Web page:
Asian Development Bank plans exit from coal finance

As Asian lenders are turning their back on coal, campaigners warn against treating methane gas as a “transition fuel”, calling for an end to all fossil finance

Modernisation work at the Talimarjan gas-fired power plant in southern Uzbekistan was financed by the ADB (Photo: Asian Development Bank)


The Asian Development Bank (ADB) will end all financing for coal mining and power plants and ban support for oil and gas production, under a draft energy policy released on Friday.

The Philippines-based bank said there had been “profound changes in the energy landscape” since it last updated its energy policy in 2009 and that the document “is no longer adequately aligned with the global consensus on climate change”.

By supporting coal exit across Asia, ADB said it would “support new job creation in cooperation with local communities and stakeholders”.

The draft policy is the latest in a series of shifts away from coal in Asia’s major economies. Last month, China committed to peaking its coal consumption by 2025 before gradually reducing its coal reliance. South Korea pledged to end overseas financing for coal-fired power plants. Japan cancelled the last coal plant in its pre-construction pipeline.

The document, which would still allow support for methane gas transmission and distribution infrastructure, is open for consultation, with a final version expected to be presented to the bank’s board of directors for approval in October.

Lidy Nacpil, coordinator of the Asian Peoples’ Movement on Debt and Development (APMDD), hailed the move “a big victory for communities and movements who resisted for decades ADB’s funding of dirty energy including coal projects”.

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The ABD said it hasn’t financed a coal power plant since 2013, when it supported the conversion of Pakistan’s Jamshoro plant to run on coal instead of heavy fuel oil.

But under the draft policy, the bank will formally exit all coal financing, except to mitigate the environmental impact of existing coal plants or decommission them. It committed not to support any projects to upgrade existing coal facilities that would extend their lifespan.

Tim Buckley, director of energy finance studies at the Institute for Energy Economics and Finance Analysis (Ieefa), told Climate Home News the policy was a welcome “step in the right direction” following “a phenomenal momentum” towards accelerating  the energy transition across Asia in recent months.

“The greater Asia region is moving at a million miles an hour,” he said.

Buckley said rapid shifts towards clean energy were taking place in countries like Vietnam at a pace unforeseen even a year ago. In 2020, installed solar rooftop capacity increased 25-fold in Vietnam, compared with a year earlier, with 9.3GW of peak solar capacity connected to the national power system. In contrast, only 1.2GW of coal power was added to the grid in 2020.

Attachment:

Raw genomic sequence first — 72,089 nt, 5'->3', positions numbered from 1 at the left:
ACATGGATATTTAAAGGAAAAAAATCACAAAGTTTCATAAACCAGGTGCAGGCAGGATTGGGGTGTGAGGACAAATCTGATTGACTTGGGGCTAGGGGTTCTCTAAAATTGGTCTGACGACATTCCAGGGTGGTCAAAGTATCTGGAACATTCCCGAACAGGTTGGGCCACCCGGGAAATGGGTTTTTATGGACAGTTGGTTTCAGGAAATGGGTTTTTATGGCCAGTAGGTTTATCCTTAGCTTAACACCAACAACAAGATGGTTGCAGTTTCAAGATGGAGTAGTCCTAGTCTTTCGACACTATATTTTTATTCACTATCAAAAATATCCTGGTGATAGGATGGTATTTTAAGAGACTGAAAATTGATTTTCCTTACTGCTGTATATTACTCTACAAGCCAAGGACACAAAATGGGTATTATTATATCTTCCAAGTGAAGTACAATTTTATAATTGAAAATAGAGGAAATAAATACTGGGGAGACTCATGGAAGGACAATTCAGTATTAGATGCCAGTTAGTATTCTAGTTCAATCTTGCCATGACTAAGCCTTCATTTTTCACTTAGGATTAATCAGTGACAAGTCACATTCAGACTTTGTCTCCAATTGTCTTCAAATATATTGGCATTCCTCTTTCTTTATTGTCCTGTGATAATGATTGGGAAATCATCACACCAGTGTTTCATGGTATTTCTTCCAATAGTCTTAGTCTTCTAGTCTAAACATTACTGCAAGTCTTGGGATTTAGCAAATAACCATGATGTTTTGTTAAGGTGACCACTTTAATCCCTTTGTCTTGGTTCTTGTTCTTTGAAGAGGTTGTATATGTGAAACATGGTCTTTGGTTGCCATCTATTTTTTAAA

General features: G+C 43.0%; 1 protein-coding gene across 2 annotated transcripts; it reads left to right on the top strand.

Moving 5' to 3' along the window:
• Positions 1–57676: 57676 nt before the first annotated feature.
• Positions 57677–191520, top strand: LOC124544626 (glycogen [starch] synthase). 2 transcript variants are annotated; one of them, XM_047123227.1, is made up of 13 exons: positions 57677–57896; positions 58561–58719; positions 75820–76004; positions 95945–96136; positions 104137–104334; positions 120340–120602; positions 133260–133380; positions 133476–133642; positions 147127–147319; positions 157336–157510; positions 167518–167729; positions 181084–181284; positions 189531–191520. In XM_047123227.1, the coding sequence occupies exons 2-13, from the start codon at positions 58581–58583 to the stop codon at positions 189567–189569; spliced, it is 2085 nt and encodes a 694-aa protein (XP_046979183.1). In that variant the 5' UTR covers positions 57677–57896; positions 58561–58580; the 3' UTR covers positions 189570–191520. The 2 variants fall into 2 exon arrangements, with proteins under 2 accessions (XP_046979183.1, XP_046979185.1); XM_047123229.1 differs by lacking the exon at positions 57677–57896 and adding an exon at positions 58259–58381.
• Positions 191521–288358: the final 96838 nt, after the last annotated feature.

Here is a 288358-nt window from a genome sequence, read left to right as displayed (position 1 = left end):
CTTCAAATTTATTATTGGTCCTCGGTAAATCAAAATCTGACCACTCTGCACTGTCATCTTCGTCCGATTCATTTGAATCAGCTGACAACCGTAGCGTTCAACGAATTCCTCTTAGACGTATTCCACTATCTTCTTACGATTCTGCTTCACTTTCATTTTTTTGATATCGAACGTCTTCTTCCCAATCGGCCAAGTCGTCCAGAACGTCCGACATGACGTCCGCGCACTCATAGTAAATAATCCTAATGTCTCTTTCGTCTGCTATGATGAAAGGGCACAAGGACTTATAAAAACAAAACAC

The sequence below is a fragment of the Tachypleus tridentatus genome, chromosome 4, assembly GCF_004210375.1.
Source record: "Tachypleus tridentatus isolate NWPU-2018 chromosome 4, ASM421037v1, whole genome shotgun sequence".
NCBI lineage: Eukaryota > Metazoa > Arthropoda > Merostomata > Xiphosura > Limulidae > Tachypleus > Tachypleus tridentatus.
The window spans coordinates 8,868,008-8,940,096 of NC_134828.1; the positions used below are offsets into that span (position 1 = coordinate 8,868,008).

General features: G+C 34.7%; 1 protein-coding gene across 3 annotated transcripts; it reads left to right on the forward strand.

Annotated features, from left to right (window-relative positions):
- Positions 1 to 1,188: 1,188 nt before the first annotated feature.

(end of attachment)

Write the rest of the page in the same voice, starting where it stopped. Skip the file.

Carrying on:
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Across the region, lenders are turning their back on coal finance.

On Friday Australian investment bank Macquarie said it expected to end financing of coal projects by 2024, under a policy to align its financing activities with meeting net zero emissions by 2050. And on Thursday Malaysia’s Maybank confirmed it would no longer finance new coal activities.

“A lot of markets in Asia really need to see evidence that renewables can be deployed at the scale needed,” Buckley said, adding that as nations like Japan and South Korea move away from coal, demand for methane gas was rising.

If formally adopted, the draft policy would still allow ADB to support gas-fired power plants, liquefied natural gas (LNG) terminals and storage facilities under certain criteria. These include cases where methane gas replaces diesel or coal power, or it provides energy to communities living without electricity. 

ADB said it expected major Asian economies to include methane gas in their energy transition strategies as they move away from coal. In 2019, Japan pledged to invest $10 billion in LNG infrastructure overseas.

Analysis by the APMDD found the ADB has spent $4.7bn financing gas projects in Asia since the Paris Agreement was adopted, five years ago.

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For Buckley, ADB’s policy on restricting methane gas does not go far enough. In countries like Vietnam, methane gas has become a higher source of greenhouse gas emissions than coal, he said, largely because of methane leaks – a greenhouse gas with a warming potential more than 80 times that of carbon dioxide.

A UN report released on Thursday found that global methane emissions would need to be reduced by 45% this decade to meet global climate goals. It warned that the expansion of methane gas infrastructure was incompatible with limiting global temperature rise to 1.5C.

In this light, Julian Havers, programme lead for public banks at think tank E3G, told Climate Home News that ADB should not consider methane gas “a transition fuel”.

“Prioritising renewable energy and other climate neutral energy solutions as the default solution for the energy transition would well position the bank to shape the actions and priorities of its peers,” he said. “It is critical that the final version of the energy policy closes the loophole for gas financing to ensure that ADB becomes fully Paris aligned.”

Campaigners are already putting pressure on the ADB to move away from methane gas.

“Our campaign is far from over. The ADB must also stop funding gas and oil projects. Support for the expansion of all types of fossil fuels – not just coal – must end,” said Nacpil. 

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